Warning! Spoilers for The Plot Against America ahead!
The story so far: In an alternate history that is eerily similar to today’s world, Charles Lindbergh wows the people of the United States. His heroic deeds and celebrity status seem to make him a shoo in for the Presidency. This is despite repeating the same campaign slogans and a seemingly anti Semitic message. The Levin family are a working class Jewish family that watch Lindbergh’s rise with a mix of anger and disbelief. Young Alvin Levin (Anthony Boyle) is hotheaded while his nephew Sandy (Caleb Malis) keeps a secret from his family. Meanwhile, Evelyn Levin (Winona Ryder) becomes close to someone that may divide the family.
One theme that was touched on in the premiere of The Plot Against America was really hammered home in part two. Everyone uses film strips to gather their news. It does not make a difference regarding quality. Instead, it is a nice touch that puts viewers into the time frame. This is especially important since the show is so topical. At times, it is hard to forget it is set during the early days of World War II and not 2020. The writers do a great job of building the show’s atmosphere.
As was the case in the first part, the acting is phenomenal. Much of the focus of the episode is on Alvin. Boyle does a great job of showing the character is more than just a rebel with a heart of gold. He has a strong moral compass, but he also makes rash decisions that are not always for the best. This is most evident in the shocking finale. What makes it so great, is when it happens, it is exactly the decision Alvin would make. It still comes as a huge surprise. This is a combination of strong acting and writing.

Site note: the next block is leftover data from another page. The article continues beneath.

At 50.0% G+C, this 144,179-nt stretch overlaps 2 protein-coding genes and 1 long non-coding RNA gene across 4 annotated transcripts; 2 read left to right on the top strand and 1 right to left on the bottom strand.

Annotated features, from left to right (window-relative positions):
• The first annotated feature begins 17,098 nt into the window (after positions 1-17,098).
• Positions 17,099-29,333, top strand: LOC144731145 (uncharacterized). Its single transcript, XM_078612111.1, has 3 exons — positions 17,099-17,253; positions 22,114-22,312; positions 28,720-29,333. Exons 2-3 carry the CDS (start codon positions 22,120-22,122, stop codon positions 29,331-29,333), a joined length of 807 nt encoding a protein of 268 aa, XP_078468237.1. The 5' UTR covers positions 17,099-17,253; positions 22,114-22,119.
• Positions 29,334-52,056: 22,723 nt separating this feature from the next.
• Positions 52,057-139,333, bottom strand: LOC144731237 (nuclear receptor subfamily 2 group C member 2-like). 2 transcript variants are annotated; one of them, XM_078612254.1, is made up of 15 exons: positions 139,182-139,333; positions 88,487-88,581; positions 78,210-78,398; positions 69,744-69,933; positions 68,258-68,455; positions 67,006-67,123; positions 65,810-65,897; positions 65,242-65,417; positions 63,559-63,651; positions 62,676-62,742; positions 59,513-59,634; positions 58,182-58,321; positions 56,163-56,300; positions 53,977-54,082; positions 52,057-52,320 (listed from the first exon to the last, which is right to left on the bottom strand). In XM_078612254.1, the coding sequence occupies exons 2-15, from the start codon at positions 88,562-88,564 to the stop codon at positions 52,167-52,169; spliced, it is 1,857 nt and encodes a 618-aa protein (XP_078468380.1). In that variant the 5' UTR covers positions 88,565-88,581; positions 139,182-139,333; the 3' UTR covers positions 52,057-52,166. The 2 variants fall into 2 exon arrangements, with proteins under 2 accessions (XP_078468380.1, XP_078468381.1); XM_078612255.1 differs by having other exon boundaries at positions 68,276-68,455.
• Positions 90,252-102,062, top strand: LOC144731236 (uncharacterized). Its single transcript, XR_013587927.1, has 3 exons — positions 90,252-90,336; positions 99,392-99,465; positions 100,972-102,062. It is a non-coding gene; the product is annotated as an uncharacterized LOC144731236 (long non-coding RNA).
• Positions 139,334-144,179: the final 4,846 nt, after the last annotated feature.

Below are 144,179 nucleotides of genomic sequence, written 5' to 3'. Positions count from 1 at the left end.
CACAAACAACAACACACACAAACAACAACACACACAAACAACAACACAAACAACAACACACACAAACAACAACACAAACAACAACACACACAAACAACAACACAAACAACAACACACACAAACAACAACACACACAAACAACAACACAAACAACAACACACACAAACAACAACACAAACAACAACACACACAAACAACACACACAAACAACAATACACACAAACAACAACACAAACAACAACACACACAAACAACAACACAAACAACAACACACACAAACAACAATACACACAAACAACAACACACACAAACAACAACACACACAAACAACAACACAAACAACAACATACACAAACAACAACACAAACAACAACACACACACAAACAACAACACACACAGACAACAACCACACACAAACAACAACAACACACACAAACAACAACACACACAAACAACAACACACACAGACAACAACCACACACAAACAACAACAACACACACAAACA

The final moments of The Plot Against America are not just shocking – they are downright frightening. The shots of Rabbi Lionel Benglesdorf (John Tuturro) speaking to an auditorium full of cheering masses will bring back awful memories. As Herman Levin (Morgan Spector) states, Benglesdorg has become the Republicans’ “token Jew”. Now, people can vote for Lindbergh and feel comfortable knowing a Rabbi has endorsed him. The moment is over the top, but it is supposed to be. What is happening to the country is disturbing.
The story itself is well written. Obviously, the big theme is what may possibly happen if Lindbergh were to get power. The Plot Against America does not make this a political story, however. There is no way it can be avoided due to the nature of the tale, but this is a show that is more about family. This started in part one when time was spent introducing the characters. Viewers see more of the tension and the family’s inner strength in the second part.
The Plot Against America is off to a great start. It’s David Simon and HBO, so there was never really a doubt regarding if the show would be good. It was always a matter of how good will it be. As the second part gets into the meat of the conflict, the fear and interest increases. This is a show that will keep audiences riveted the entire time. It is almost a shame how much it is like current affairs.
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